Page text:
Manual Syntax of Dutch: Nouns and Noun Phrases - Volume 1

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Example 32b is grammatical and suitable for further application of Merge; 32c is unusable as a dependent in a larger syntactic structure. The structure that then arises is given in 34b.

One question remains to be addressed. Although 31a,b are ungrammatical as they stand, they become perfectly fine when the pronominal possessor is dropped, as in The remarkable thing for 31a,b is that here dropping the pronoun has an effect on grammaticality.

A Restriction on Recursion - den Dikken - - Syntax - Wiley Online Library

Why is this? Our suggestion for 35 will therefore be that it has a structure different from those in 34 —a simpler structure, not containing IP2 at all:. The idiomatic expressions in i are essentially epithets, expressing that a discourse referent can be characterized by the adjective involved in the epithet. As Bartos suggests, these expressions are formally possessive, but there is no possessor represented in the syntactic structure. We herald this as support for the recursion restriction in 1.

The contrast in 37 shows that demonstratives can serve as possessors of complex noun phrases if they bear dative case, but not if they are caseless. Bartos a mentions this contrast but has no account for it. The improvement of i as compared with 37a may also suggest a link to the 31a — 31c contrast presented in section 3, although it remains unclear to us at this time how such a link could be profitably exploited in the analysis.

We assume that Hungarian freestanding demonstratives are dominated by a DP see Kenesei :sect. Because independently used demonstratives always have D projected, the recursion restriction in 1 prevents them from being used as caseless possessors. The ungrammaticality of 37a is thus accounted for.

When demonstratives are used adnominally rather than independently in Hungarian, two patterns present themselves. In one, shown in 38a , the demonstrative precedes the definite determiner and shows case concord with the head noun. This is illustrated in 39a. The two patterns are discrete; they cannot be mixed.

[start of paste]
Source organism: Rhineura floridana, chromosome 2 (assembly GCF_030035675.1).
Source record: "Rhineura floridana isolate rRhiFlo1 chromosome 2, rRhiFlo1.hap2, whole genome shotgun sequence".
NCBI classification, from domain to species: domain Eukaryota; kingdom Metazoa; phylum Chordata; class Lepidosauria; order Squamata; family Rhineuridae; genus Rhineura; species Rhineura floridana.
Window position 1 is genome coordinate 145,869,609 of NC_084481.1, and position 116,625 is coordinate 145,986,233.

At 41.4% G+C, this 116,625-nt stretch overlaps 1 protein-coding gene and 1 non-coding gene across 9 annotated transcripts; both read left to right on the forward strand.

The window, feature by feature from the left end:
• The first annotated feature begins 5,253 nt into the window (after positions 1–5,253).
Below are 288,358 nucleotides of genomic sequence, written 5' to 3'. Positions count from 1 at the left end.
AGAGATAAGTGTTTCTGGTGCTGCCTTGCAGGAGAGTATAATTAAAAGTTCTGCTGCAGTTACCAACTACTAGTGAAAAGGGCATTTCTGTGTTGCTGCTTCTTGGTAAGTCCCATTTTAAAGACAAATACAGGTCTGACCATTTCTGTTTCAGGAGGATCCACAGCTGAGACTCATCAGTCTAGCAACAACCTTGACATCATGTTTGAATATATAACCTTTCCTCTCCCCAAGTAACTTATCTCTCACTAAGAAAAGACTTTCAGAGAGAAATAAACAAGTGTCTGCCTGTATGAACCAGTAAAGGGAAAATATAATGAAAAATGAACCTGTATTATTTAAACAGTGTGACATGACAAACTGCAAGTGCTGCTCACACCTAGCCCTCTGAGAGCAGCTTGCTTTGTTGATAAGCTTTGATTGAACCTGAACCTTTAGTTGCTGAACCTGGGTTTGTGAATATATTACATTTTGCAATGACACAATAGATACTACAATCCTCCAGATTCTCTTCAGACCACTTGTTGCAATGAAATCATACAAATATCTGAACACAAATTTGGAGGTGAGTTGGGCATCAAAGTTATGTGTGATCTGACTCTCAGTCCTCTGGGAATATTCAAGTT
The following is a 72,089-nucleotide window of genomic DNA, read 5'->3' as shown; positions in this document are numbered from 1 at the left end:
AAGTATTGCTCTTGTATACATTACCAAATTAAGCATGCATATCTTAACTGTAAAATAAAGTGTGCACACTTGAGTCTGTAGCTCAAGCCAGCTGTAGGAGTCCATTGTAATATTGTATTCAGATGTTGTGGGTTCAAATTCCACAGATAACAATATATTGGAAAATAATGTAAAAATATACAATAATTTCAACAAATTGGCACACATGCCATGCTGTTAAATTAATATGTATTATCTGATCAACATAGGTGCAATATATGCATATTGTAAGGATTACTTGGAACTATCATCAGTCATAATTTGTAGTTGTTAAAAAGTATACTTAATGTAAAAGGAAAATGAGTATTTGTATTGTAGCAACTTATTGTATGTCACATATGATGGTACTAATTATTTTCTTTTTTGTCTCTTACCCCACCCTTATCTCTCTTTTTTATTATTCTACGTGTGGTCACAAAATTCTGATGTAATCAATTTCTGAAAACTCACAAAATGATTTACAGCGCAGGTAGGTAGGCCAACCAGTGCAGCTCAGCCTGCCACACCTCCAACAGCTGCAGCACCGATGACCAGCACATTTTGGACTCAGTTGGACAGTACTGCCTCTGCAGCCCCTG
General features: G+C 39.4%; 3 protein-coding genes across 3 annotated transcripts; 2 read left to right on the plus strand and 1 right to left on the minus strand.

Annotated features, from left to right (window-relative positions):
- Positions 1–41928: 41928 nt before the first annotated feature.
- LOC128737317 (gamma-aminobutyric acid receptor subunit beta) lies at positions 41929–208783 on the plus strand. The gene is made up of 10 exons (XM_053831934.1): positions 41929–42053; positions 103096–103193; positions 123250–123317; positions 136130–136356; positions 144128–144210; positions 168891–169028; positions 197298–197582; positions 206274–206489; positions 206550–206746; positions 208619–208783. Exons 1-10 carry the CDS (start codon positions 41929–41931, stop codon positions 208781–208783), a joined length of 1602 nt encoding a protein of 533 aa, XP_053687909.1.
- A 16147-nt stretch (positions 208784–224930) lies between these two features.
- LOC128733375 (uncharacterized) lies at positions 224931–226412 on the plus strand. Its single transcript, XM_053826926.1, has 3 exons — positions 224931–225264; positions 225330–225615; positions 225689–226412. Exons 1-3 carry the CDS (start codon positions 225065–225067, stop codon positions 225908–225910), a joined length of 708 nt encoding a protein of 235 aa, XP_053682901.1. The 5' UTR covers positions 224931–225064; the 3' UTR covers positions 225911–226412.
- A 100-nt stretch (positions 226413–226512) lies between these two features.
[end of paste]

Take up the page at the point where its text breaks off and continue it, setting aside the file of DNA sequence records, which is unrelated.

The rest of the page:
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To account for these patterns, we need to be explicit regarding the functional sequence of the complex noun phrase. Following Den Dikken's discussion of the parallels between the extended projections of N, P, and V, we assume that a functional head for Aspect is projected close to the lexical root. This projection harbors event aspect or Aktionsart in the clausal domain and number in the nominal domain. On top of this aspectual projection, a head for Deixis customarily called T in the clause is merged. The extended projection is topped off in the clausal case by C and in the nominal case by D.

Demonstratives systematically belong to the DxP portion of the structure of the extended noun phrase. So whenever an extended noun phrase contains a demonstrative, it must be as large as a DP. The D head of that DP may very well be silent; but it must be structurally present, because without it, DxP would not survive. Against this background, we can explain the ungrammaticality of 38c as follows. We just hypothesized that a D head must be present outside DxP. But there is no overt definite determiner in 38c —and quite independently, we know about occupancy of Spec,DP in Hungarian that it requires the presence of an overt determiner in the D head in order to be legitimate:.